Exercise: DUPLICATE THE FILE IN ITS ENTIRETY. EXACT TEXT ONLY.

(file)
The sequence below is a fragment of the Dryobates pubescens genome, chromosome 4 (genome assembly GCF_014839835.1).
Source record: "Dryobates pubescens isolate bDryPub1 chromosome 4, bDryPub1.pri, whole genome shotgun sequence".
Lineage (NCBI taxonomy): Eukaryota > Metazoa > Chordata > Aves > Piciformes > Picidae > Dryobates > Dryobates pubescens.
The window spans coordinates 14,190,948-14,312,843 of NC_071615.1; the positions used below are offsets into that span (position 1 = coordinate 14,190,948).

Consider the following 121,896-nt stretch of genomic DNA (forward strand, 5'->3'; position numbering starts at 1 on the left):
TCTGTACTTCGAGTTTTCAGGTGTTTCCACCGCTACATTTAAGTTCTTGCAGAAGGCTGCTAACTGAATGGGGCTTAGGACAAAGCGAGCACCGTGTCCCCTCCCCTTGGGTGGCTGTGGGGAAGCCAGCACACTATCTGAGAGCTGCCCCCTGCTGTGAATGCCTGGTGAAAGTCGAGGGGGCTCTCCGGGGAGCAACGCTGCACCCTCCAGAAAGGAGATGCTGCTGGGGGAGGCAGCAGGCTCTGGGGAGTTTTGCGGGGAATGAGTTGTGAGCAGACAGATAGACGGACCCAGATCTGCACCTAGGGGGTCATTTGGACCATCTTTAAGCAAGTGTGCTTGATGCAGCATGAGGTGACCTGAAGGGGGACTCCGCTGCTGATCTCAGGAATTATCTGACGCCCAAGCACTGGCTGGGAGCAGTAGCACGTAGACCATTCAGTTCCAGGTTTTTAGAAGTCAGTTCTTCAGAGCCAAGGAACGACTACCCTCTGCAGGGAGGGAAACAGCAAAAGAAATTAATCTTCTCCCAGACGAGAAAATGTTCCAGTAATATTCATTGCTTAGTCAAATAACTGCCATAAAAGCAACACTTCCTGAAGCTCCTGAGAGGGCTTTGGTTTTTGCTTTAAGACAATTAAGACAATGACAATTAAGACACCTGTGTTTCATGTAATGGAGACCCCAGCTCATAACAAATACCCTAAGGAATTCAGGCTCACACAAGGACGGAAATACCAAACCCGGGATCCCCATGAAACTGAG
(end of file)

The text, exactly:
The sequence below is a fragment of the Dryobates pubescens genome, chromosome 4 (genome assembly GCF_014839835.1).
Source record: "Dryobates pubescens isolate bDryPub1 chromosome 4, bDryPub1.pri, whole genome shotgun sequence".
Lineage (NCBI taxonomy): Eukaryota > Metazoa > Chordata > Aves > Piciformes > Picidae > Dryobates > Dryobates pubescens.
The window spans coordinates 14,190,948-14,312,843 of NC_071615.1; the positions used below are offsets into that span (position 1 = coordinate 14,190,948).

Consider the following 121,896-nt stretch of genomic DNA (forward strand, 5'->3'; position numbering starts at 1 on the left):
TCTGTACTTCGAGTTTTCAGGTGTTTCCACCGCTACATTTAAGTTCTTGCAGAAGGCTGCTAACTGAATGGGGCTTAGGACAAAGCGAGCACCGTGTCCCCTCCCCTTGGGTGGCTGTGGGGAAGCCAGCACACTATCTGAGAGCTGCCCCCTGCTGTGAATGCCTGGTGAAAGTCGAGGGGGCTCTCCGGGGAGCAACGCTGCACCCTCCAGAAAGGAGATGCTGCTGGGGGAGGCAGCAGGCTCTGGGGAGTTTTGCGGGGAATGAGTTGTGAGCAGACAGATAGACGGACCCAGATCTGCACCTAGGGGGTCATTTGGACCATCTTTAAGCAAGTGTGCTTGATGCAGCATGAGGTGACCTGAAGGGGGACTCCGCTGCTGATCTCAGGAATTATCTGACGCCCAAGCACTGGCTGGGAGCAGTAGCACGTAGACCATTCAGTTCCAGGTTTTTAGAAGTCAGTTCTTCAGAGCCAAGGAACGACTACCCTCTGCAGGGAGGGAAACAGCAAAAGAAATTAATCTTCTCCCAGACGAGAAAATGTTCCAGTAATATTCATTGCTTAGTCAAATAACTGCCATAAAAGCAACACTTCCTGAAGCTCCTGAGAGGGCTTTGGTTTTTGCTTTAAGACAATTAAGACAATGACAATTAAGACACCTGTGTTTCATGTAATGGAGACCCCAGCTCATAACAAATACCCTAAGGAATTCAGGCTCACACAAGGACGGAAATACCAAACCCGGGATCCCCATGAAACTGAG